The great outdoors: pollen viability & hip maturity

A few questions here

Dee, I suggest freezing it. I presented research on pollen viability over time stored at different temperatures at the 4th International Symposium on Rose Research and Cultivation Sept 2005. The Acta Horticulturae volume where the whole manuscript will be published should be out soon. I found that pollen in the fridge went downhill fast, but the freezer preserved pollen much better. I stored pollen for a year and periodically removed samples and looked at in vitro germination rates and pollen tube lengths. I also made pollinations with variously stored pollen too and report seed number per hip. This research is highlighted in the Summer 2006 RHA newsletter.

I just take flowers with their petals removed and the neck still on the flower and put them in film canisters upside down to dry for a day or so (usually one per canister). Next, I hold onto the neck of the drying flower and shake the stem around inside the container and then throw the stem away. Pollen is released and accumulates in the canister. Next, I snap on the lid, labeled it if I haven’t done so already, and stick it in the freezer. When you use the pollen, let the cansister come to room temp before you take the lid off. Otherwise there will probably be condensation inside the cold container wetting your pollen.

Good Luck,


Dee, I do many of my crosses outside. Depending on your climate, a greenhouse is not necessary.

Jim Sproul

I’ve done ALL of my crosses outdoors – since I don’t have a greenhouse. I would certainly try some crosses in a greenhouse, if I had one, because I’ve read that some crosses have only been successful done that way.

And I agree with David’s suggestion to freeze your pollen for later crosses. That’s worked well for me too.

David - I like the idea of picking the whole flower for pollen collection. It must save a lot of time. Great suggestions. Thanks.

Well that is good news; thank you :slight_smile:

Dee, I have not had any luck with pollinations up here that were made much past the end of June. In the first year of serious crossing most of my crosses were made in the first half of July and the hips never fully ripened before I had to save them from a killing frost. I think that the general rule is to have mature seeds it takes about 3 months after pollination. There is some variation to this give or take a few weeks depending on the rose. This past year my cut off date for pollinations was June 29th for females that were planted in the ground and July 18th for females that were potted minis. I moved the minis into the house to protect them from frost in the fall. So far the seedlings that are up this year came from the early June crosses and the early July crosses.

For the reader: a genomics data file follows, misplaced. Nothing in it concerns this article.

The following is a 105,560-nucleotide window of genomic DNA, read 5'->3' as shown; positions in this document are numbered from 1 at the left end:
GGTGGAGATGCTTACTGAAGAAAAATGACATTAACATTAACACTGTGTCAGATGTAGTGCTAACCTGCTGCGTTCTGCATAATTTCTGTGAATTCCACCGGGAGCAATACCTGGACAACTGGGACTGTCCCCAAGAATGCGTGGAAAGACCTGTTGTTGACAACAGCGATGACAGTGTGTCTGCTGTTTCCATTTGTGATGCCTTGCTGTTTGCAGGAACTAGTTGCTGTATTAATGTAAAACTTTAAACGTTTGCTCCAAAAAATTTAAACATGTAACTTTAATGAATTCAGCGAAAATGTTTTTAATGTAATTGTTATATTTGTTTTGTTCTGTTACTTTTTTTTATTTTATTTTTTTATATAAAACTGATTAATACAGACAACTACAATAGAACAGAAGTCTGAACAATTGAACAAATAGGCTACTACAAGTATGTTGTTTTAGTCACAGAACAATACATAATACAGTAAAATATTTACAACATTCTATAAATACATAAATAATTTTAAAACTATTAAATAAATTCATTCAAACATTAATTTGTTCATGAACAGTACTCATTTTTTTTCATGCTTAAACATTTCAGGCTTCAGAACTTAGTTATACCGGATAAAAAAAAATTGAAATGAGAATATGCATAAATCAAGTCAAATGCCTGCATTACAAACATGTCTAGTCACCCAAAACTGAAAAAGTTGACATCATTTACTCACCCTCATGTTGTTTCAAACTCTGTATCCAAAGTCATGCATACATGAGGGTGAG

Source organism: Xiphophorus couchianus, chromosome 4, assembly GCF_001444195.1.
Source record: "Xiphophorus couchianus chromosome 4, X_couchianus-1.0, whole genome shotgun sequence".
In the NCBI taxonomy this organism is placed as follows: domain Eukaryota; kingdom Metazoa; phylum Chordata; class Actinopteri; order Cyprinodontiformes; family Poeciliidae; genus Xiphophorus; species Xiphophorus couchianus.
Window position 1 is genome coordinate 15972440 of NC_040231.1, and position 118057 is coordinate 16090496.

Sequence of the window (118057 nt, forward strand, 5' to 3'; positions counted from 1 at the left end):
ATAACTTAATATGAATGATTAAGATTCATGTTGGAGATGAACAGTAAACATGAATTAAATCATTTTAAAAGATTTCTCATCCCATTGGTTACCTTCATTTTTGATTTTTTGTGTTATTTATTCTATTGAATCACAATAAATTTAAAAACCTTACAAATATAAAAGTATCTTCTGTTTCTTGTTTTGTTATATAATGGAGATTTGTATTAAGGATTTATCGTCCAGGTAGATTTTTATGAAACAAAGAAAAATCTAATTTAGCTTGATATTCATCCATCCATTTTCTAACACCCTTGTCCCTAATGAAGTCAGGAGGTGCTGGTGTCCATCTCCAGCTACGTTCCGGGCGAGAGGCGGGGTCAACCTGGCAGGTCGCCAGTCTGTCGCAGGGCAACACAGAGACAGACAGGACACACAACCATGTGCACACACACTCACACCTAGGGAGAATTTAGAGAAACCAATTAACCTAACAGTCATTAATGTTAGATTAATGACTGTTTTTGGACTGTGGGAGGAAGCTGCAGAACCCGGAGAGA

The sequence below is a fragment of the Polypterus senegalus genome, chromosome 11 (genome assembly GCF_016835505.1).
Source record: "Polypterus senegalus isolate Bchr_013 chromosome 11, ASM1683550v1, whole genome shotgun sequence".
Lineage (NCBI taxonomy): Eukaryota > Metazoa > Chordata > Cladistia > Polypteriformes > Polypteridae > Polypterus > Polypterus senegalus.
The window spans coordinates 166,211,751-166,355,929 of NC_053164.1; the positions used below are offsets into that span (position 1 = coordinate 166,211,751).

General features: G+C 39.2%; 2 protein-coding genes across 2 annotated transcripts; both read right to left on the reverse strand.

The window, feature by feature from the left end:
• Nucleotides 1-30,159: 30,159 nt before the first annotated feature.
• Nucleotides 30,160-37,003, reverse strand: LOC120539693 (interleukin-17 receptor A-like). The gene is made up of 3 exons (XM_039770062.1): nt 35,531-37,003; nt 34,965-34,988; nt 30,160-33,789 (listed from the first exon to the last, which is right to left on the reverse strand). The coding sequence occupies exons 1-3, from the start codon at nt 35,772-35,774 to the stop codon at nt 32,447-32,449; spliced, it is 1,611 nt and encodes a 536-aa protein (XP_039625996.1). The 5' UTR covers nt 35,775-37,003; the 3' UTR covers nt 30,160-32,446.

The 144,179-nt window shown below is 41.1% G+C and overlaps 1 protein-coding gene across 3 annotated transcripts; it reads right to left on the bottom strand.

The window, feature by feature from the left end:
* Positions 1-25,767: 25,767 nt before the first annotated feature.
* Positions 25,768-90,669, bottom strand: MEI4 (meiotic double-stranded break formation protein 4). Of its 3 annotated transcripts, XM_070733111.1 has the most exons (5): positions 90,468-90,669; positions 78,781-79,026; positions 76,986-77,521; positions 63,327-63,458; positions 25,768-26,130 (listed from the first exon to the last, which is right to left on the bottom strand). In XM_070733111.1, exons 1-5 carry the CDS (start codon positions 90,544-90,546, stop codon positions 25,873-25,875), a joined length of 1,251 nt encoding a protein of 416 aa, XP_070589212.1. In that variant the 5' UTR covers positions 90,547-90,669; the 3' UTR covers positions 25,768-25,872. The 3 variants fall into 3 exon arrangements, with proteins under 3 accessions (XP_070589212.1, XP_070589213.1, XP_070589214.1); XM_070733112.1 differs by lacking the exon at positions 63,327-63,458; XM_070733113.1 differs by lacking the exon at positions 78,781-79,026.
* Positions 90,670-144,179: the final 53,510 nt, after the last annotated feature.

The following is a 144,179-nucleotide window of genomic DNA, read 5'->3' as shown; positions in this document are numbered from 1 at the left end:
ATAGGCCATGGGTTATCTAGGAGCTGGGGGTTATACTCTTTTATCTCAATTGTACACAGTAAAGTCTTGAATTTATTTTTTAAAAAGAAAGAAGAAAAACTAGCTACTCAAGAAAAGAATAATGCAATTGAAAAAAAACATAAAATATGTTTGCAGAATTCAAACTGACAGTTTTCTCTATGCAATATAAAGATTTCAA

O.K. Liz, now I’m concerned; I forsee problems with what you’ve just said. Most of my Austins, and all HT’s start to flush the last week of June, are in full flush the 1st & 2nd weeks of July, then start to fade in the latter half.

Since my roses grow in an open area out in the country, the temps are a little cooler than most in-town or neighborhood locations. So they flush a week or two ahead of everyone else’s. For the last three years I haven’t been able to enter my HT’s and Austins in the Huronia Rose Society’s June exhibit because it’s always scheduled to suit THEIR blooming times (mid-late June), when mine are just starting to flower. By the time mine are in perfect flush, theirs are always blown, lol! So this time they’ve pushed the show dates a little foreward, however marginal that is.